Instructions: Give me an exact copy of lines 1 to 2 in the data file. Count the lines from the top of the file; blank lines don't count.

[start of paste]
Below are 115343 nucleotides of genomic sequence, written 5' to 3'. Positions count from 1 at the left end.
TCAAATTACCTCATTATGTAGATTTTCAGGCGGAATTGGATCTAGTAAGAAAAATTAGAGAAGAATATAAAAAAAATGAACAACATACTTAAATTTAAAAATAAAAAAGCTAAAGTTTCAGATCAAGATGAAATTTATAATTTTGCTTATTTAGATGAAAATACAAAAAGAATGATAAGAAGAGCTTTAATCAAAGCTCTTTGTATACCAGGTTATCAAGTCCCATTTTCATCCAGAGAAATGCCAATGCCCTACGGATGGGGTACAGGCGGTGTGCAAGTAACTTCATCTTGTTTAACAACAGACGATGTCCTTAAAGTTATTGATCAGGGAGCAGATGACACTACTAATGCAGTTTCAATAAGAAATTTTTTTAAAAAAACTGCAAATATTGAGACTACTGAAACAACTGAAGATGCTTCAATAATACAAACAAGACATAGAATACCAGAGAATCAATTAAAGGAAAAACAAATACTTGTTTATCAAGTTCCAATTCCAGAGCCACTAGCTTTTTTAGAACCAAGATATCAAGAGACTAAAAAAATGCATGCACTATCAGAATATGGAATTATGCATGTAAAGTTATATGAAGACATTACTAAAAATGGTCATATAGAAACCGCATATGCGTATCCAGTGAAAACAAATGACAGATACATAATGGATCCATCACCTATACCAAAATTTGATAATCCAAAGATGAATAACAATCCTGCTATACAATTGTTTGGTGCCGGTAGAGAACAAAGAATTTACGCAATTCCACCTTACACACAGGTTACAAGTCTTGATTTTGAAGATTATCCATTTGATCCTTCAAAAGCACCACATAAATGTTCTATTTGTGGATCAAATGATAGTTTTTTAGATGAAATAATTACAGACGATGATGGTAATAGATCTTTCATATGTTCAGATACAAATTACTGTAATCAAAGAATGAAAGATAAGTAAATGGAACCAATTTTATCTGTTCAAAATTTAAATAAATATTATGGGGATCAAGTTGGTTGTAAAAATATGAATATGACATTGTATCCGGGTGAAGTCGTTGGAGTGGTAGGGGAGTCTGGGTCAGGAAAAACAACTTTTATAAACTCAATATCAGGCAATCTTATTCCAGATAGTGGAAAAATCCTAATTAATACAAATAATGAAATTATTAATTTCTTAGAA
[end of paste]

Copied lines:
Below are 115343 nucleotides of genomic sequence, written 5' to 3'. Positions count from 1 at the left end.
TCAAATTACCTCATTATGTAGATTTTCAGGCGGAATTGGATCTAGTAAGAAAAATTAGAGAAGAATATAAAAAAAATGAACAACATACTTAAATTTAAAAATAAAAAAGCTAAAGTTTCAGATCAAGATGAAATTTATAATTTTGCTTATTTAGATGAAAATACAAAAAGAATGATAAGAAGAGCTTTAATCAAAGCTCTTTGTATACCAGGTTATCAAGTCCCATTTTCATCCAGAGAAATGCCAATGCCCTACGGATGGGGTACAGGCGGTGTGCAAGTAACTTCATCTTGTTTAACAACAGACGATGTCCTTAAAGTTATTGATCAGGGAGCAGATGACACTACTAATGCAGTTTCAATAAGAAATTTTTTTAAAAAAACTGCAAATATTGAGACTACTGAAACAACTGAAGATGCTTCAATAATACAAACAAGACATAGAATACCAGAGAATCAATTAAAGGAAAAACAAATACTTGTTTATCAAGTTCCAATTCCAGAGCCACTAGCTTTTTTAGAACCAAGATATCAAGAGACTAAAAAAATGCATGCACTATCAGAATATGGAATTATGCATGTAAAGTTATATGAAGACATTACTAAAAATGGTCATATAGAAACCGCATATGCGTATCCAGTGAAAACAAATGACAGATACATAATGGATCCATCACCTATACCAAAATTTGATAATCCAAAGATGAATAACAATCCTGCTATACAATTGTTTGGTGCCGGTAGAGAACAAAGAATTTACGCAATTCCACCTTACACACAGGTTACAAGTCTTGATTTTGAAGATTATCCATTTGATCCTTCAAAAGCACCACATAAATGTTCTATTTGTGGATCAAATGATAGTTTTTTAGATGAAATAATTACAGACGATGATGGTAATAGATCTTTCATATGTTCAGATACAAATTACTGTAATCAAAGAATGAAAGATAAGTAAATGGAACCAATTTTATCTGTTCAAAATTTAAATAAATATTATGGGGATCAAGTTGGTTGTAAAAATATGAATATGACATTGTATCCGGGTGAAGTCGTTGGAGTGGTAGGGGAGTCTGGGTCAGGAAAAACAACTTTTATAAACTCAATATCAGGCAATCTTATTCCAGATAGTGGAAAAATCCTAATTAATACAAATAATGAAATTATTAATTTCTTAGAA